The needs of an enterprise are constantly evolving, which creates a continuous demand on the network. The solution to support those current and emerging requirements is an independent management plane, also known as an Out-of-Band network. It provides an organization with many remote capabilities – a necessity when dealing with current travel restrictions, staffing shortages and the increase of distributed sites. In this blog series, we’ll discuss how Out-of-Band management is the first step when creating a resilient network – and once you’ve got that, how simple it is to introduce NetOps into your enterprise. Flexibility and functionality are able to be added in by just layering it onto an existing solution, like Out-of-Band, but we’ll get to that later.
Let’s start by talking about current network architectures. The way many networks are setup assumes that an organization relies on its production network to manage that same network – and this isn’t a great idea. It’s dangerous because when an issue occurs, most times, an engineer won’t have access to that production network, disabling them from accessing critical devices and interrupting business operations.
To keep the network running at all times and reduce downtime as much as possible, a separate, secure management plane is key. An Out-of-Band network provides engineers with a secondary way to securely connect to the network during an outage. This enables them troubleshoot and remediate any issues remotely, while also providing the ability to complete many other every day device management tasks. During a disruption, Out-of-Band is your safety net.
Identifying And Remediating Network Issues
When network issues occur, most times, the Internet is still available but it can be impossible to use because the amount of congestion. When this happens, enterprises often make the mistake of pushing the configuration point to a network device. This actually slows down the network. The sheer volume of traffic flowing through it makes it even more difficult for a network engineer to access the relevant device, go in via the production network and fix it. Out-of-Band solves that problem by providing always on access to the network via a separate management plane.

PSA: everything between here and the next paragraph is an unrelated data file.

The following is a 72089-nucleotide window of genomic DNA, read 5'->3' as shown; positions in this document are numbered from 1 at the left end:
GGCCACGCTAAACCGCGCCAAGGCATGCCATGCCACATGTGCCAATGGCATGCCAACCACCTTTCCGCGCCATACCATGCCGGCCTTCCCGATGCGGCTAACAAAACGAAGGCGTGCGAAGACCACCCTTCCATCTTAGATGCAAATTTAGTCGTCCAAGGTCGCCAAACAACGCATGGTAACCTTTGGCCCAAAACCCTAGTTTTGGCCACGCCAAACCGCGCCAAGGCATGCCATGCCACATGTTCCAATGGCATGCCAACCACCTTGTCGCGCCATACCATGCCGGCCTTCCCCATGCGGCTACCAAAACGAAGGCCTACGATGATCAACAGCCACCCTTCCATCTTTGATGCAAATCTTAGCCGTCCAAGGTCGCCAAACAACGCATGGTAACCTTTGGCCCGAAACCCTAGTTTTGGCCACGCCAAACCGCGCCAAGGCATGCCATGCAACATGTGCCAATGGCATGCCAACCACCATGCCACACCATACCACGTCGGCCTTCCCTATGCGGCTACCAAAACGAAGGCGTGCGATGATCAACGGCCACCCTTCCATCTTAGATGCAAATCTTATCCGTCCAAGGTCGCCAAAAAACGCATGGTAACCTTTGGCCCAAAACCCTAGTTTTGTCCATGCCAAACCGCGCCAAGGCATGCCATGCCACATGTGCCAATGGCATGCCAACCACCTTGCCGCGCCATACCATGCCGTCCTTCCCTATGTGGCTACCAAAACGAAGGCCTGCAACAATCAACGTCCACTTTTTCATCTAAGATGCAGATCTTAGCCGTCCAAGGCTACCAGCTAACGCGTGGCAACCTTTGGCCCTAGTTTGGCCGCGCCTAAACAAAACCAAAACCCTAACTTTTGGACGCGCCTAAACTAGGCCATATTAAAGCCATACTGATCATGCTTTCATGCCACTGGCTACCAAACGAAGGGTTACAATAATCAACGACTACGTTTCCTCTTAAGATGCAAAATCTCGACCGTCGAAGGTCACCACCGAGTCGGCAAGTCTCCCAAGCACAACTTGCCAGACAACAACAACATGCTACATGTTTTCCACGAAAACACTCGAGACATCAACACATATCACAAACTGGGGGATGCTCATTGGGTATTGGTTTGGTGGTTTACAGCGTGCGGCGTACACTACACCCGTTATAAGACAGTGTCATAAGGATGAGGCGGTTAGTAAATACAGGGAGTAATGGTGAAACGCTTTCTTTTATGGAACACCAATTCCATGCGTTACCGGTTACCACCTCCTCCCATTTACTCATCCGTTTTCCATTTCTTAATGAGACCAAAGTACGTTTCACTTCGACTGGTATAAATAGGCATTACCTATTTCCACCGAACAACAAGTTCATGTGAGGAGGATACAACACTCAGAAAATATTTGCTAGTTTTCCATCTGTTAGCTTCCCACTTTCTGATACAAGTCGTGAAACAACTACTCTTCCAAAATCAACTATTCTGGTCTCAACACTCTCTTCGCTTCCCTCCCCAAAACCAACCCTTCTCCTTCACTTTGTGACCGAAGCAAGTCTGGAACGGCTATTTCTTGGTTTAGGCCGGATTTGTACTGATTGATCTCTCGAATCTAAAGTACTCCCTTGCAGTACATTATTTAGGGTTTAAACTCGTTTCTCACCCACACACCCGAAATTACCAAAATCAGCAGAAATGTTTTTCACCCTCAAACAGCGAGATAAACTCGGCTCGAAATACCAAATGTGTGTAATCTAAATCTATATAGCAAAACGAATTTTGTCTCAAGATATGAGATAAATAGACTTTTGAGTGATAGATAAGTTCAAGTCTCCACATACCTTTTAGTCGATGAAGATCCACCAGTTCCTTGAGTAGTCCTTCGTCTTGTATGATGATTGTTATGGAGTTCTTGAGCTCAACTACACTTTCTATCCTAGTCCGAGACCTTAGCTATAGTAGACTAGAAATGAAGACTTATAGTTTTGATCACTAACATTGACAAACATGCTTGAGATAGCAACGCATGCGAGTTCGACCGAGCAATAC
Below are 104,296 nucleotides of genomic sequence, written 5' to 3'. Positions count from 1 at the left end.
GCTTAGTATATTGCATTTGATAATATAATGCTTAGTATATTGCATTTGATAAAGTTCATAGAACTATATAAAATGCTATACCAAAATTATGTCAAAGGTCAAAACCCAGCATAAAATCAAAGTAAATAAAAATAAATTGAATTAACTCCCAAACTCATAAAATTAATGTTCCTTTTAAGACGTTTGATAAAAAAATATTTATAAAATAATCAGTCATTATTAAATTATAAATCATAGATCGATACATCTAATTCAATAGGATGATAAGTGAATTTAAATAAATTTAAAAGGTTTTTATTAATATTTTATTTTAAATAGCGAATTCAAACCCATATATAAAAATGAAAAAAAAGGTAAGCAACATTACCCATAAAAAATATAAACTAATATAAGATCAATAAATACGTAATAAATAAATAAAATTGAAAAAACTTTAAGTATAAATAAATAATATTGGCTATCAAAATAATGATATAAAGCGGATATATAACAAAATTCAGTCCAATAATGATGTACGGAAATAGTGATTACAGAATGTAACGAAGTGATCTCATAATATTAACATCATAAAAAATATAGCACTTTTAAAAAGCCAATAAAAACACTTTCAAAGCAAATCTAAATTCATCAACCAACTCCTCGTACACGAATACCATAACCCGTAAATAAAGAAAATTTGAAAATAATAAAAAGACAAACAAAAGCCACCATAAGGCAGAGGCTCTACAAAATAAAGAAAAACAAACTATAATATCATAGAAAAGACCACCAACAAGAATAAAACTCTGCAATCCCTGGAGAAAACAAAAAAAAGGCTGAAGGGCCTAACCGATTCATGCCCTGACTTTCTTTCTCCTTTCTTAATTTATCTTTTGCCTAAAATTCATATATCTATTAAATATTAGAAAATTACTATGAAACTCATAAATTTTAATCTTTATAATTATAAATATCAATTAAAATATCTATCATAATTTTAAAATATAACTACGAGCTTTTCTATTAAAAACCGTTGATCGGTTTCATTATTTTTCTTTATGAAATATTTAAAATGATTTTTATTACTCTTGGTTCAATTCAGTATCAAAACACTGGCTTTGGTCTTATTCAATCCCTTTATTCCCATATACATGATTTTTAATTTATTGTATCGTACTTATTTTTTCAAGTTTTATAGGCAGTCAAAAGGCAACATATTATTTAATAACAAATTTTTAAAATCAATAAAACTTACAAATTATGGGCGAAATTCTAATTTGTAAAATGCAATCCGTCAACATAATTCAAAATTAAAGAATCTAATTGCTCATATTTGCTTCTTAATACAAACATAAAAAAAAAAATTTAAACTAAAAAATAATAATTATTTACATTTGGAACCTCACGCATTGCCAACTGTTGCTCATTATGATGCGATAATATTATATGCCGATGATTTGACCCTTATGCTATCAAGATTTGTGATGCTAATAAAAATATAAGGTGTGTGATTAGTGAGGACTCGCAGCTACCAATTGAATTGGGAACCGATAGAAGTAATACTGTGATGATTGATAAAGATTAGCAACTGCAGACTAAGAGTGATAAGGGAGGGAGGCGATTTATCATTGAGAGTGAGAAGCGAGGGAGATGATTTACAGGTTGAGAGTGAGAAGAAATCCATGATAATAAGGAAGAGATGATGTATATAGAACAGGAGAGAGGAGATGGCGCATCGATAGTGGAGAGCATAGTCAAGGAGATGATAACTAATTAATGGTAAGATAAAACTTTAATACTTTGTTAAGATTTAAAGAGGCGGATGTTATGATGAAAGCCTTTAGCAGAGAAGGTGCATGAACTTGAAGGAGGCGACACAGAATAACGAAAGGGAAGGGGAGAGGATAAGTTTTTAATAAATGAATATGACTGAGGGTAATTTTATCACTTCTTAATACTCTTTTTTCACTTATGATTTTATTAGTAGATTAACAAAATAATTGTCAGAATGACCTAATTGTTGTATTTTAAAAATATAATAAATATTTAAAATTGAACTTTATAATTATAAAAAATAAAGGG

Not only does this allow engineers to remediate the issue without having to step on site or interfere with business operations, it also improves security. It gives administrators the ability to lock down features in the production network. For example, only allowing team members with certain credentials to push a configuration.
This particular feature is helpful because as we know, in most organizations, there are lot of individuals in an IT department that have access to the main production network. Anyone who has IT credentials has a reason to access it. This is just one of the many reasons why it’s important to set the network aside for engineers only. They have specific tasks to do that nobody else from the team would be qualified to complete, like configuring devices. In general, that is a task that organizations would typically not want anyone else from the IT team, or a third party contractor to do because one push of the wrong button can take down the entire network and cost thousands of hours in downtime. Rather than everybody using the same production network, an enterprise can set up an independent management plane for the sole for use of its network engineers.
Having this capability is just one of the many reasons why we call Out-of-Band, the network for network engineers. It provides them with the ability to configure devices, manage the network and automate common NetOps processes. It addresses most of their network management challenges while also anticipating future ones. Their networks are prepared for today’s requirements and to meet tomorrow’s demands. One capability that many organizations are integrating into their networking approach is automation. For many, this is adding in NetOps capabilities.
The NetOps Dimension
Out-of-Band plays a key role in NetOps automation. But what actually is NetOps? It stands for ‘network operations’ but that doesn’t paint the full picture. Stay tuned for Part 2, where we discuss entering the world of NetOps and how Out-of-Band can help.